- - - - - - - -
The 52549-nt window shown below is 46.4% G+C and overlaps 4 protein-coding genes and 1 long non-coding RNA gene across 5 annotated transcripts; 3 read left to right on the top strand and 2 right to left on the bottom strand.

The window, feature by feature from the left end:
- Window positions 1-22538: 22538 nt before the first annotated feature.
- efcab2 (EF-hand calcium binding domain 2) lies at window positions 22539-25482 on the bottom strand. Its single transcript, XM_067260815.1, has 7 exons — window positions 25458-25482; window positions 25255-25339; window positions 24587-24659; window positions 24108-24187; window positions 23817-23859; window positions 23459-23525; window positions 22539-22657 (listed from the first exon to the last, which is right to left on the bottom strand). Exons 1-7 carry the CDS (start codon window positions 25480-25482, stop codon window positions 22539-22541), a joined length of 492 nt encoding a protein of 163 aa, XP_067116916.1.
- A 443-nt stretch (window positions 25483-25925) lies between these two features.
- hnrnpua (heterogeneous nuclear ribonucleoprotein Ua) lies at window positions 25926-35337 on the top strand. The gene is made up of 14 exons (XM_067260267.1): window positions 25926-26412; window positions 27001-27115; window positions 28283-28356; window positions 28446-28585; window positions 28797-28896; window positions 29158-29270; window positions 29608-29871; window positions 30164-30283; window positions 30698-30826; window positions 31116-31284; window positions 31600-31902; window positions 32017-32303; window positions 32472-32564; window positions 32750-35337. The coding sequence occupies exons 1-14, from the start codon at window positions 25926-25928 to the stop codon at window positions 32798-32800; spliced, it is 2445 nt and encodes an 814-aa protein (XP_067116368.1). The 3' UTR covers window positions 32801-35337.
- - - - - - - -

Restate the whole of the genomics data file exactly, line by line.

The 52549-nt window shown below is 46.4% G+C and overlaps 4 protein-coding genes and 1 long non-coding RNA gene across 5 annotated transcripts; 3 read left to right on the top strand and 2 right to left on the bottom strand.

The window, feature by feature from the left end:
- Window positions 1-22538: 22538 nt before the first annotated feature.
- efcab2 (EF-hand calcium binding domain 2) lies at window positions 22539-25482 on the bottom strand. Its single transcript, XM_067260815.1, has 7 exons — window positions 25458-25482; window positions 25255-25339; window positions 24587-24659; window positions 24108-24187; window positions 23817-23859; window positions 23459-23525; window positions 22539-22657 (listed from the first exon to the last, which is right to left on the bottom strand). Exons 1-7 carry the CDS (start codon window positions 25480-25482, stop codon window positions 22539-22541), a joined length of 492 nt encoding a protein of 163 aa, XP_067116916.1.
- A 443-nt stretch (window positions 25483-25925) lies between these two features.
- hnrnpua (heterogeneous nuclear ribonucleoprotein Ua) lies at window positions 25926-35337 on the top strand. The gene is made up of 14 exons (XM_067260267.1): window positions 25926-26412; window positions 27001-27115; window positions 28283-28356; window positions 28446-28585; window positions 28797-28896; window positions 29158-29270; window positions 29608-29871; window positions 30164-30283; window positions 30698-30826; window positions 31116-31284; window positions 31600-31902; window positions 32017-32303; window positions 32472-32564; window positions 32750-35337. The coding sequence occupies exons 1-14, from the start codon at window positions 25926-25928 to the stop codon at window positions 32798-32800; spliced, it is 2445 nt and encodes an 814-aa protein (XP_067116368.1). The 3' UTR covers window positions 32801-35337.